Persistent Link:
http://hdl.handle.net/10150/613589
Title:
Akimel O'otham Reading and Writing: A New Beginning
Author:
Hughes, Arlene Joyce
Issue Date:
2016
Publisher:
The University of Arizona.
Rights:
Copyright © is held by the author. Digital access to this material is made possible by the University Libraries, University of Arizona. Further transmission, reproduction or presentation (such as public display or performance) of protected items is prohibited except with permission of the author.
Abstract:
"I mi himtham, ath'o huhug heg jeveḍ." The statement above basically means 'in time, the world will end'. My father said this when he saw something that he did not like involving O'otham Himthag and Ñeok. I began teaching in the classroom to help in revitalizing our language and culture. Learning to read and write linked with teaching the language in the classroom. Akimel O'otham did not have an orthography until 2009 and today Gila River is still adjusting and learning to utilize this new orthography today. If Gila River Akimel O'otham wants to avoid the 'Big Ka-boom' does it mean we should start to read and write in O'otham to learn how to talk our language? While attending the University of Arizona's American Indian Language Development Institute (AILDI) I came across many tribes that have an orthography, others were working on one and some did not have one at all. I learned that reading and writing could benefit Gila River especially if we are at the point where persons 55 years and older are the only speakers. It is sad to say but these speakers will be gone one of these days. Gila River must have a plan in archiving Akimel O'otham Culture and Language in written and voice recordings to support the teaching of the language. The language and linguistics classes I took with instructors Luis Barragan and Stacey Oberly have expanded my knowledge in linguistics which encouraged me do reading and writing in the Akimel O'otham language. My language is an awesome language to study, full of surprising wonderments I never knew. I hope the Akimel O'otham world will not end; it is time to wake up, because it is time for the beginning.
Type:
text; Electronic Thesis
Keywords:
Native Language; orthography; reading and writing; Linguistics; development
Degree Name:
M.A.
Degree Level:
masters
Degree Program:
Graduate College; Linguistics
Degree Grantor:
University of Arizona
Advisor:
Zepeda, Ofelia

Full metadata record

DC FieldValue Language
dc.language.isoen_USen
dc.titleAkimel O'otham Reading and Writing: A New Beginningen_US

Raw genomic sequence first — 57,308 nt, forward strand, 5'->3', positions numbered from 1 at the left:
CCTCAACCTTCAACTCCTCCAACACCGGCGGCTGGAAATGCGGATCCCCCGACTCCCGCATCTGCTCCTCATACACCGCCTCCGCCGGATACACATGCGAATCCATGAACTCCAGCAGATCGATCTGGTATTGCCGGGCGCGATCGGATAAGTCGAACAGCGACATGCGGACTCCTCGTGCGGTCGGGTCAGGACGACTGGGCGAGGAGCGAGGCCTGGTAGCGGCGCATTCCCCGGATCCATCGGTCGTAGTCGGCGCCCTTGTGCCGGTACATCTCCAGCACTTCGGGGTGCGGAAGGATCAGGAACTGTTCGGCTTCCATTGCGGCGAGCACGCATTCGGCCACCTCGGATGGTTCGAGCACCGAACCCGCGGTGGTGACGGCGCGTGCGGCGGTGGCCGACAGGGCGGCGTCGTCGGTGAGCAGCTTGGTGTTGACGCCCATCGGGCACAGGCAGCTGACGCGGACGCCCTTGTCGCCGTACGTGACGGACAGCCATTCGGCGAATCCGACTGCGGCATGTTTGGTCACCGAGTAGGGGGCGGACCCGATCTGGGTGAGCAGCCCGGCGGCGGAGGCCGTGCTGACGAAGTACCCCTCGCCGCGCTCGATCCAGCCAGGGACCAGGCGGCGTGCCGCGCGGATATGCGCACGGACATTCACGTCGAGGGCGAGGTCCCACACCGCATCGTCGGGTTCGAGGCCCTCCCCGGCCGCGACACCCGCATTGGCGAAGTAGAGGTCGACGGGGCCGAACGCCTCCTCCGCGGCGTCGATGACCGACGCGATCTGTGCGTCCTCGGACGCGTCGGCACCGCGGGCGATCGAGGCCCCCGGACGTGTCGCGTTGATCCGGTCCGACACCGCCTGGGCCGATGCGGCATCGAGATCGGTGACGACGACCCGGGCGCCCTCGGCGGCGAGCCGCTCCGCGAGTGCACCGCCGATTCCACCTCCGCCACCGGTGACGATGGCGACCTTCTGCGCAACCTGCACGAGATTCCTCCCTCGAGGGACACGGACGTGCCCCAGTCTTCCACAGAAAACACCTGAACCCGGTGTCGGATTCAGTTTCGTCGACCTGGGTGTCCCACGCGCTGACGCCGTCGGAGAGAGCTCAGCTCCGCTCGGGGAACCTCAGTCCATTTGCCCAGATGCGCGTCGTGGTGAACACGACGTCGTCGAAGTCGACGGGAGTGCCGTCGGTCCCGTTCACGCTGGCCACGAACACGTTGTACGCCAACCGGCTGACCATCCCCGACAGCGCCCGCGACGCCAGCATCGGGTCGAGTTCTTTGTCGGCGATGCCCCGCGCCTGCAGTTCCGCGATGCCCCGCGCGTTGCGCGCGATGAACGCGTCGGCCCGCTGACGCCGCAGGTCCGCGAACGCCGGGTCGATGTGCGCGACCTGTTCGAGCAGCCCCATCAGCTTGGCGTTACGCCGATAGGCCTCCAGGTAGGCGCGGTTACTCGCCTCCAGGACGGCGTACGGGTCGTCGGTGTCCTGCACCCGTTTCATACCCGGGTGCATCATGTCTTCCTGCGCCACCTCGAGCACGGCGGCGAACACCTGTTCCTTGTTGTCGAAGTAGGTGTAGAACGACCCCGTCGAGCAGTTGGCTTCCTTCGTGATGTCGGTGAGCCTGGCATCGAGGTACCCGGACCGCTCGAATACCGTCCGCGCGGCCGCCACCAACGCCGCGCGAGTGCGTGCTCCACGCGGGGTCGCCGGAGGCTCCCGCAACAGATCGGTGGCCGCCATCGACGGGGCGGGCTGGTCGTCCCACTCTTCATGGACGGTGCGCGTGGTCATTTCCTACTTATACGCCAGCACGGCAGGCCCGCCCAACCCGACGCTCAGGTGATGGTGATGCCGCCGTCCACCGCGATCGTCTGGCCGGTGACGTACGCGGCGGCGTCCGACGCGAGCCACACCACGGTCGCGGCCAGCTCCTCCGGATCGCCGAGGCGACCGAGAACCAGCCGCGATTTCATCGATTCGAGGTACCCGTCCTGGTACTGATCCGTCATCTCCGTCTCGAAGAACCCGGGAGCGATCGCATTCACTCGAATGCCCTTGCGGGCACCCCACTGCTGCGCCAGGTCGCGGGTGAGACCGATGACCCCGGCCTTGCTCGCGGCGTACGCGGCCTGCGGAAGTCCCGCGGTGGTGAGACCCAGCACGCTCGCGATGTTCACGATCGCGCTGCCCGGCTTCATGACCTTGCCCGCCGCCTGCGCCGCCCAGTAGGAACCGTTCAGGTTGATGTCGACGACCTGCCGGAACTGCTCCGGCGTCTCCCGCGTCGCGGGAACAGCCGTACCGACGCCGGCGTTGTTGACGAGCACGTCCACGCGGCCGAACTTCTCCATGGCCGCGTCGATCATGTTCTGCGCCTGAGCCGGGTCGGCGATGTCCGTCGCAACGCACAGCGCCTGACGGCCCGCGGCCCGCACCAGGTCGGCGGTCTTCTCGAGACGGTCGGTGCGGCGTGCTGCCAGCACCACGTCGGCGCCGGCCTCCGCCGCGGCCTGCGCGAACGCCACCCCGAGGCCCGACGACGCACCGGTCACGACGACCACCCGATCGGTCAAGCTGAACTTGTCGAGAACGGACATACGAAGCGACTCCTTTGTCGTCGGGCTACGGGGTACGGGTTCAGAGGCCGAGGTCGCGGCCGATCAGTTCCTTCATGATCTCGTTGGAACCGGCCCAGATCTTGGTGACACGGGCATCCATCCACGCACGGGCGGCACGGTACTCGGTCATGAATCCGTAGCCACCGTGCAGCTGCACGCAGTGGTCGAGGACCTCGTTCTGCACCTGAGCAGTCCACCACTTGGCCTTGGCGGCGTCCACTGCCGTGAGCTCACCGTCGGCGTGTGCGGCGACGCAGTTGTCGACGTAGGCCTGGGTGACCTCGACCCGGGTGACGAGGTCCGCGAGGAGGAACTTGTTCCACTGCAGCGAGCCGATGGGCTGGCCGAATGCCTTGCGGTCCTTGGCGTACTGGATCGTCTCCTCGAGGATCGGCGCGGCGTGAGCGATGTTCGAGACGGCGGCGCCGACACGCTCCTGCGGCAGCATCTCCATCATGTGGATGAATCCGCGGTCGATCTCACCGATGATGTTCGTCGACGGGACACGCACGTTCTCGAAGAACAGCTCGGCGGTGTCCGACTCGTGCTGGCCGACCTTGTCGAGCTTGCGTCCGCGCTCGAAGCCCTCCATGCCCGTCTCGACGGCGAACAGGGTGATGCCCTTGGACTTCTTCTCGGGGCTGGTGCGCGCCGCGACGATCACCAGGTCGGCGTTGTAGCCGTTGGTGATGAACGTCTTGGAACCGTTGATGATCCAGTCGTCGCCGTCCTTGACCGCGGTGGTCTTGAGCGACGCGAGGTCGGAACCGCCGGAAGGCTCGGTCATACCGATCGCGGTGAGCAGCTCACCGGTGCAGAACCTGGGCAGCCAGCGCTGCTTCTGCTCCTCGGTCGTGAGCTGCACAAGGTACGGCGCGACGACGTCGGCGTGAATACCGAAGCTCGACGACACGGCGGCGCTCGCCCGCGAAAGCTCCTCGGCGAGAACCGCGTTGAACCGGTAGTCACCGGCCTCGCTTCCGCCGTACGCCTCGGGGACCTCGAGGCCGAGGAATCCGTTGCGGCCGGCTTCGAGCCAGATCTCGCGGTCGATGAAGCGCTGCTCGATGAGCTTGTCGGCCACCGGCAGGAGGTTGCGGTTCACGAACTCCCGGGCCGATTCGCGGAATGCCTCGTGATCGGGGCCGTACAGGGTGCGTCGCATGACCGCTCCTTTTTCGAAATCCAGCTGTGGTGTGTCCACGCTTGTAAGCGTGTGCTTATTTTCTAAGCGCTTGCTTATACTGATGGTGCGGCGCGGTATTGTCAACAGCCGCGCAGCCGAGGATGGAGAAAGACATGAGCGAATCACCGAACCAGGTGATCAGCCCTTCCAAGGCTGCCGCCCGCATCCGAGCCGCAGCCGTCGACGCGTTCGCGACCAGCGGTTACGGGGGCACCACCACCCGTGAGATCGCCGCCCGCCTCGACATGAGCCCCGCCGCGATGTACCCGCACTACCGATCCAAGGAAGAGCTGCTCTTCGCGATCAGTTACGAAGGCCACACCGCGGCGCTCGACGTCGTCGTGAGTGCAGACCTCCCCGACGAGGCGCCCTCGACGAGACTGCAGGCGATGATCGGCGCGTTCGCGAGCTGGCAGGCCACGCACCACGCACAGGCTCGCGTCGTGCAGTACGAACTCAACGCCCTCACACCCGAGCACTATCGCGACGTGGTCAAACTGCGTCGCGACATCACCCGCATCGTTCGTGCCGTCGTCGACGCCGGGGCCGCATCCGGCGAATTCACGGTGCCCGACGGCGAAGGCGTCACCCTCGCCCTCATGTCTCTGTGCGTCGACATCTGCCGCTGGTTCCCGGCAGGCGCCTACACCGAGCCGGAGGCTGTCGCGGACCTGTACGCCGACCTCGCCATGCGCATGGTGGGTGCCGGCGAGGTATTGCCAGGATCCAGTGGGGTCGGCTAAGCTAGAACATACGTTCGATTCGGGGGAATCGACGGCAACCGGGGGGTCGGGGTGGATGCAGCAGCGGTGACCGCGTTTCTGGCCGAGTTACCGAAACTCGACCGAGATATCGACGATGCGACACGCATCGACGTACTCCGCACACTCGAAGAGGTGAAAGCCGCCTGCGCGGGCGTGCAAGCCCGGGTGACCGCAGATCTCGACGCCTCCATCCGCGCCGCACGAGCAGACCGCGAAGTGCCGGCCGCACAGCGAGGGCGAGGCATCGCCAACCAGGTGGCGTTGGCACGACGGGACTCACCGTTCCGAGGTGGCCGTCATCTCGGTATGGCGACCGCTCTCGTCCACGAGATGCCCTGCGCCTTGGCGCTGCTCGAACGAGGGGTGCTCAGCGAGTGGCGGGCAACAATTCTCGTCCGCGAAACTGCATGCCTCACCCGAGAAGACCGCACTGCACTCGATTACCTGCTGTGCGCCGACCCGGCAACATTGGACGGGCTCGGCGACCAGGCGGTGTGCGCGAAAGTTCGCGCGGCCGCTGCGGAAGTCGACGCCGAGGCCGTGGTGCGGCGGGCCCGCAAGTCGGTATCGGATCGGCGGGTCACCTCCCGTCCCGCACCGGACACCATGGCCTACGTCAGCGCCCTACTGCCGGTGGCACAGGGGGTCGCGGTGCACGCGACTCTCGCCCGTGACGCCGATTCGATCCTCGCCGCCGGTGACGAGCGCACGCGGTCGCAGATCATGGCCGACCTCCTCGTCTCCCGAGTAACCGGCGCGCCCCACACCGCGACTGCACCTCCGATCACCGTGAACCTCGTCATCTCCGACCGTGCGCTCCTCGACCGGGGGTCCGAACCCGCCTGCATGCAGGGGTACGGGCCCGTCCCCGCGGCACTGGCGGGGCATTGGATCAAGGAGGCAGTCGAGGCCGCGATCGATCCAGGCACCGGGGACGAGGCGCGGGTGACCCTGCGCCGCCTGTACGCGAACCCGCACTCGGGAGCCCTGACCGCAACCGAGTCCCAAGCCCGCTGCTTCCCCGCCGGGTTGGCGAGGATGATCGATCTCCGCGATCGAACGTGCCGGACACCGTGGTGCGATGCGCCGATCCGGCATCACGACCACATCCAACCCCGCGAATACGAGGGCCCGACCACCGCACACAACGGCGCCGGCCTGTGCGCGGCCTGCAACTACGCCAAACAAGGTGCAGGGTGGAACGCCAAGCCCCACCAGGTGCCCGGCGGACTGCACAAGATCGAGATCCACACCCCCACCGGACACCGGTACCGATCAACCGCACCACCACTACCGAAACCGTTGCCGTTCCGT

dc.creatorHughes, Arlene Joyceen
dc.contributor.authorHughes, Arlene Joyceen
dc.date.issued2016-
dc.publisherThe University of Arizona.en
dc.rightsCopyright © is held by the author. Digital access to this material is made possible by the University Libraries, University of Arizona. Further transmission, reproduction or presentation (such as public display or performance) of protected items is prohibited except with permission of the author.en
dc.description.abstract"I mi himtham, ath'o huhug heg jeveḍ." The statement above basically means 'in time, the world will end'. My father said this when he saw something that he did not like involving O'otham Himthag and Ñeok. I began teaching in the classroom to help in revitalizing our language and culture. Learning to read and write linked with teaching the language in the classroom. Akimel O'otham did not have an orthography until 2009 and today Gila River is still adjusting and learning to utilize this new orthography today. If Gila River Akimel O'otham wants to avoid the 'Big Ka-boom' does it mean we should start to read and write in O'otham to learn how to talk our language? While attending the University of Arizona's American Indian Language Development Institute (AILDI) I came across many tribes that have an orthography, others were working on one and some did not have one at all. I learned that reading and writing could benefit Gila River especially if we are at the point where persons 55 years and older are the only speakers. It is sad to say but these speakers will be gone one of these days. Gila River must have a plan in archiving Akimel O'otham Culture and Language in written and voice recordings to support the teaching of the language. The language and linguistics classes I took with instructors Luis Barragan and Stacey Oberly have expanded my knowledge in linguistics which encouraged me do reading and writing in the Akimel O'otham language. My language is an awesome language to study, full of surprising wonderments I never knew. I hope the Akimel O'otham world will not end; it is time to wake up, because it is time for the beginning.en
dc.typetexten
dc.typeElectronic Thesisen
dc.subjectNative Languageen
dc.subjectorthographyen
dc.subjectreading and writingen
dc.subjectLinguisticsen
dc.subjectdevelopmenten
thesis.degree.nameM.A.en
thesis.degree.levelmastersen
thesis.degree.disciplineGraduate Collegeen
thesis.degree.disciplineLinguisticsen
thesis.degree.grantorUniversity of Arizonaen
dc.contributor.advisorZepeda, Ofeliaen
dc.contributor.committeememberFountain, Amyen
dc.contributor.committeememberPeterson, Tyleren
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